Sunday Long Reads: The reality of rural broadband; Eurovision post-mortem; and how art redefines disabled bodies

Kick back with a cup of coffee and enjoy the best long reads from Newstalk

This week's long reads takes a closer look at broadband in rural Ireland, Steve Duant tries his hand at being a critic of high art, and where did it all go wrong for Ireland in the Eurovision?

LGBT bullying is the "great unspoken" issue in Irish schools

Teachers and principals have been urged to take greater action to prevent homophobic bullying after a new survey showed young people want more attention to be focused on the treatment of lesbian, gay, bisexual and transgender students.

The second annual Student Attitudes Index from the Studyclix.ie website found that 39% of Irish secondary school students agree LGBT students need to be better protected in schools.

Declan Meehan of ShoutOut, a voluntary group that runs anti-bullying workshops in schools nationwide, said homophobic and transphobic abuse remains a problem despite changing attitudes to LGBT issues.

The Eurovision Post-Mortem: Why 'Sunlight' should have never seen the light of day

Time of death: 9:40pm local time on the stage of the Ericsson Globe in Stockholm, Sweden. Cause of death: terminal blandness. Another year, another failure to get out of the semis and into the grande finale of television’s barmiest spectacle of questionable musical talent, the Eurovision Song Contest.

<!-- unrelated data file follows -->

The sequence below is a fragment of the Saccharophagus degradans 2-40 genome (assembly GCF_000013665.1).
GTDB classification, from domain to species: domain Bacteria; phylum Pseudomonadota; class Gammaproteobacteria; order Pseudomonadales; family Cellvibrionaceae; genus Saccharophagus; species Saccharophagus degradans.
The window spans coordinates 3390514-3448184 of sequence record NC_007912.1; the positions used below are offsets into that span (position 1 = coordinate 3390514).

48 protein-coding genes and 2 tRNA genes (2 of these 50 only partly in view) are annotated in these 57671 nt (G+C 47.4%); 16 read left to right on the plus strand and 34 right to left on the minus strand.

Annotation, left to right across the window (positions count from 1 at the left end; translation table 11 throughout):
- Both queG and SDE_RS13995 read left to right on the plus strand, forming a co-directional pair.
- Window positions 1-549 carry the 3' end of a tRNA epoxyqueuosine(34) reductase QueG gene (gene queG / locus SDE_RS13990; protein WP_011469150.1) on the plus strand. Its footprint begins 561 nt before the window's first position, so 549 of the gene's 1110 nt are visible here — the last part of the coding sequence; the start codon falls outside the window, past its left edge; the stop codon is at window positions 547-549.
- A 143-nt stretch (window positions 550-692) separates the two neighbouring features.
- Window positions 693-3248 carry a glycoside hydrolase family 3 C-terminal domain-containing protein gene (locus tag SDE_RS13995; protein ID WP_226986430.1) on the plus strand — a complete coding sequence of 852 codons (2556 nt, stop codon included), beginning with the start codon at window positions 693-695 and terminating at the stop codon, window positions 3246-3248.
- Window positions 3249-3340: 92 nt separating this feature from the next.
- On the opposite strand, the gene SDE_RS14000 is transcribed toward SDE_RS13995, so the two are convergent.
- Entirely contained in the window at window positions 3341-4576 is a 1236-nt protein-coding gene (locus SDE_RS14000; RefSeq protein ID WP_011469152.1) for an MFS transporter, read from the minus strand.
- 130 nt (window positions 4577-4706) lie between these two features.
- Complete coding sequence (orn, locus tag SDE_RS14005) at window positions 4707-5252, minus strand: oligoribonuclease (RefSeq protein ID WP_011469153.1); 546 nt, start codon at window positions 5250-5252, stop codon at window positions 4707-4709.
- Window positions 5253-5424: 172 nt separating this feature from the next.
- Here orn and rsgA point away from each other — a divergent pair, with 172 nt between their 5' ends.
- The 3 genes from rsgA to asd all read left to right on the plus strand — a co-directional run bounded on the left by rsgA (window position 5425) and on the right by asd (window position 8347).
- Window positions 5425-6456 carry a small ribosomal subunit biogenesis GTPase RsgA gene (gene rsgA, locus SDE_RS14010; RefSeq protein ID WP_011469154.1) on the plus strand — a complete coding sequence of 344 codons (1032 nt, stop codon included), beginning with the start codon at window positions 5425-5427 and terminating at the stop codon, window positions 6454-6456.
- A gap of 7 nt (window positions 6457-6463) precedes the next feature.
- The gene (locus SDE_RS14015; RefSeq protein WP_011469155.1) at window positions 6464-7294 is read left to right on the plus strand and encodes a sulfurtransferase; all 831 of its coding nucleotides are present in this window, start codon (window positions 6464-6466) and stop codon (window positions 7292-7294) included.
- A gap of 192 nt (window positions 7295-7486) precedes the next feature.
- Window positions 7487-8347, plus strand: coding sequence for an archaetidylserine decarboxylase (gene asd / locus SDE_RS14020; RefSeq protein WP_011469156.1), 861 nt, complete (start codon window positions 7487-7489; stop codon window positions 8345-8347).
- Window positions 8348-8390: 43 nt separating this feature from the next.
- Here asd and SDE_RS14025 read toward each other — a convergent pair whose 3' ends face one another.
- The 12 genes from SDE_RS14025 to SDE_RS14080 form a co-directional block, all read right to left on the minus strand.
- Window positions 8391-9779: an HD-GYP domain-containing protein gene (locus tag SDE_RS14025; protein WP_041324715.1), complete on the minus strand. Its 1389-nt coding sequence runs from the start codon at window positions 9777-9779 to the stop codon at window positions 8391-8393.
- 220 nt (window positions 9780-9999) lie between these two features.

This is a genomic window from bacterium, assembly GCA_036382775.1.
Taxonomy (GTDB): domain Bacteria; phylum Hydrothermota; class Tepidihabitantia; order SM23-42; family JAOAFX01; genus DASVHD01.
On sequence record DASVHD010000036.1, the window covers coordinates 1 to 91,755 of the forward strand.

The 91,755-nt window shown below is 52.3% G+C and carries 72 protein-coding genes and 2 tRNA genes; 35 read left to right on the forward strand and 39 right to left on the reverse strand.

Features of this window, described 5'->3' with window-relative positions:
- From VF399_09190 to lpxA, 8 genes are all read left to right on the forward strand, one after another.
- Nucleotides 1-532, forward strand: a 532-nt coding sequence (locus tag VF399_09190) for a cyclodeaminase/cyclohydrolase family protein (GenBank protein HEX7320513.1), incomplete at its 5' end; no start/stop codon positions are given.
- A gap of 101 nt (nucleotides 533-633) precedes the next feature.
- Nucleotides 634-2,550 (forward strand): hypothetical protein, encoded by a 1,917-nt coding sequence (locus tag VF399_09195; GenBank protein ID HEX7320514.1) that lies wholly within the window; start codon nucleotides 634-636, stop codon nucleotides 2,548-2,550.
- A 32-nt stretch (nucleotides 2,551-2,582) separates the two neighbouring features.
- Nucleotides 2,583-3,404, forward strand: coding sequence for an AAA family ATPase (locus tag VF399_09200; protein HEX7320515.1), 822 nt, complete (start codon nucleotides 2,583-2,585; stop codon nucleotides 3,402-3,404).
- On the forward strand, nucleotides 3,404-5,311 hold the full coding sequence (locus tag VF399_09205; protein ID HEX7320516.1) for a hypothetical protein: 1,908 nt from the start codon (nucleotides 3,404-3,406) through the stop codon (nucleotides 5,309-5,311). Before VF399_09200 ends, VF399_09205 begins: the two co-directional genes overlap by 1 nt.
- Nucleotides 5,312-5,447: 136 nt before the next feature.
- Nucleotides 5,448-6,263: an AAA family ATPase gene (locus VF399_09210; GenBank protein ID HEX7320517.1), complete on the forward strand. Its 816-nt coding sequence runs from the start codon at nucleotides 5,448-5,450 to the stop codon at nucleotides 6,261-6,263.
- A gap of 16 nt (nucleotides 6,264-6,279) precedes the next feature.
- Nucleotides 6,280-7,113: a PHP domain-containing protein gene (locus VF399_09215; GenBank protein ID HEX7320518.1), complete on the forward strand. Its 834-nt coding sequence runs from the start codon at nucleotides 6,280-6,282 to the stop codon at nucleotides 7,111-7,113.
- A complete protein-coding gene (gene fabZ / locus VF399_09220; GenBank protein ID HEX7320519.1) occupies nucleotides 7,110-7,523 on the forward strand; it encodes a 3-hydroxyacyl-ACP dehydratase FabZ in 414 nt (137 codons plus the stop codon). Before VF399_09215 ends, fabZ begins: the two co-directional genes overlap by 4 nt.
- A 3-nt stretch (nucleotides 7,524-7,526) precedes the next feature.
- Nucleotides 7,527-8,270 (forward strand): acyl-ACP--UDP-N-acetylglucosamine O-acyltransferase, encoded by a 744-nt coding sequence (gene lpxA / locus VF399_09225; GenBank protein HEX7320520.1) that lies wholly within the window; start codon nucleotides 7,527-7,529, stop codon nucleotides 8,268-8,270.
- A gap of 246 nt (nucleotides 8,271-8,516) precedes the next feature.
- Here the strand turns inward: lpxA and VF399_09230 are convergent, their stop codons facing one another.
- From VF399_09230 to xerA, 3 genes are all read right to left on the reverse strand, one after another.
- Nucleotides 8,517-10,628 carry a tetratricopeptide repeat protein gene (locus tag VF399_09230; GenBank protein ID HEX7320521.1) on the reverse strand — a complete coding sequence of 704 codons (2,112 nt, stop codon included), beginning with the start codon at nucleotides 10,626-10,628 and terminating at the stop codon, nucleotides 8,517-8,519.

It’s a bitter pill to swallow, made all the worse by the hosts reminding all of the viewers that Ireland still holds the record for the most wins by any country, having racked up seven in the show’s 61-year history, four of those coming in a five-year spell of never-to-be-repeated 90s success.

"I have to climb into my tree-house to get Internet": The reality of rural broadband

We recently reported on the delay to the National Broadband Plan. The scheme, which was meant to be in place by 2020, may not be completed until 2022. Following this report, a school principle named Iseult Mangan sent in the following email:

"My own school, despite our poor broadband had three finalists and a winner in the eir junior spiders on Monday, we have a finalist going to the national scratch final. My own daughter has already spoken about how unfair it is for her doing her work and what she wants to do. She feels she has an unfair access to Internet as she grows up.”

Struck by Iseult’s passion for e-learning, I decided to head west and visit her school, which is located on the boarder between Mayo and Galway.

UNDAUNTED: From the Chippendales to the Renaissance, how art redefines disabled bodies

Naked disabled people; you don’t often see them. Back in the day I saw a group of friends pay homage to the Chippendales in a cabaret. Given that 'h' and 'r' are so easily confused, you can guess what they called themselves.

There was method in their madness. Their audience were other disabled people so there was some proselytising going on. Taking pride in our bodies will give us confidence. Expressing pride in ourselves and who we are can offer others the chance to gain confidence in themselves

Peter Caroll: With regulation coming, BAMMA 26 is a necessary sacrifice for Irish MMA's future

BAMMA 26 have postponed their June 4th event in the 3 Arena due to new regulations they are putting in place following the tragic death of Joao Carvalho after he contested an MMA bout at TEF 1 at The National Stadium in Dublin.

David Green, CEO of BAMMA, claimed that the event would take place on September 10 instead, as the promotion look to introduce mandatory brain scans for all of their competitors. As Carvalho’s death was brought about by brain trauma, such scans would stop any fighters competing that have any pre-existing issues before they took to the cage.